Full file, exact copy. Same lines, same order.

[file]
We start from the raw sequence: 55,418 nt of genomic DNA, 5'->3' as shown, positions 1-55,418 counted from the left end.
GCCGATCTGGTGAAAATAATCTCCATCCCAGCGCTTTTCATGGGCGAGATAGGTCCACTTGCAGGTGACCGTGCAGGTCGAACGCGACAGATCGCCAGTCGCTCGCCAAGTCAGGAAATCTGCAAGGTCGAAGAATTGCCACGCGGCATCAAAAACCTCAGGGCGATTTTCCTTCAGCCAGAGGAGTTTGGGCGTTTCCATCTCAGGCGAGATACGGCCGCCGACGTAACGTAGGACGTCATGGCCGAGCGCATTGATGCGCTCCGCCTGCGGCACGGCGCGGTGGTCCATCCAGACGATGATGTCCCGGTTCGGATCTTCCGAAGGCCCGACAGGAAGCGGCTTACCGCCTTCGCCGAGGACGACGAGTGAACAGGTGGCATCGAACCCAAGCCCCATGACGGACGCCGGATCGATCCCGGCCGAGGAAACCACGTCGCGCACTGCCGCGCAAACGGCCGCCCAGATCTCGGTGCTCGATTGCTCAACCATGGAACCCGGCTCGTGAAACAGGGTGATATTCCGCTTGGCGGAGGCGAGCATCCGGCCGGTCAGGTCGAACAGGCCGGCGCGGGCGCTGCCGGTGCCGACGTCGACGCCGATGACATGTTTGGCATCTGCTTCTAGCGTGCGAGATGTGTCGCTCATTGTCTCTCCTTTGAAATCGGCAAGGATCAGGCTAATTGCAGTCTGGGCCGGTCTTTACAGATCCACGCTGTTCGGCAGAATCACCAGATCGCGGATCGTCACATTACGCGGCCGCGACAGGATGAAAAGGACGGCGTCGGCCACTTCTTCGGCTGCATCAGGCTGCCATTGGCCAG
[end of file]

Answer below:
We start from the raw sequence: 55,418 nt of genomic DNA, 5'->3' as shown, positions 1-55,418 counted from the left end.
GCCGATCTGGTGAAAATAATCTCCATCCCAGCGCTTTTCATGGGCGAGATAGGTCCACTTGCAGGTGACCGTGCAGGTCGAACGCGACAGATCGCCAGTCGCTCGCCAAGTCAGGAAATCTGCAAGGTCGAAGAATTGCCACGCGGCATCAAAAACCTCAGGGCGATTTTCCTTCAGCCAGAGGAGTTTGGGCGTTTCCATCTCAGGCGAGATACGGCCGCCGACGTAACGTAGGACGTCATGGCCGAGCGCATTGATGCGCTCCGCCTGCGGCACGGCGCGGTGGTCCATCCAGACGATGATGTCCCGGTTCGGATCTTCCGAAGGCCCGACAGGAAGCGGCTTACCGCCTTCGCCGAGGACGACGAGTGAACAGGTGGCATCGAACCCAAGCCCCATGACGGACGCCGGATCGATCCCGGCCGAGGAAACCACGTCGCGCACTGCCGCGCAAACGGCCGCCCAGATCTCGGTGCTCGATTGCTCAACCATGGAACCCGGCTCGTGAAACAGGGTGATATTCCGCTTGGCGGAGGCGAGCATCCGGCCGGTCAGGTCGAACAGGCCGGCGCGGGCGCTGCCGGTGCCGACGTCGACGCCGATGACATGTTTGGCATCTGCTTCTAGCGTGCGAGATGTGTCGCTCATTGTCTCTCCTTTGAAATCGGCAAGGATCAGGCTAATTGCAGTCTGGGCCGGTCTTTACAGATCCACGCTGTTCGGCAGAATCACCAGATCGCGGATCGTCACATTACGCGGCCGCGACAGGATGAAAAGGACGGCGTCGGCCACTTCTTCGGCTGCATCAGGCTGCCATTGGCCAG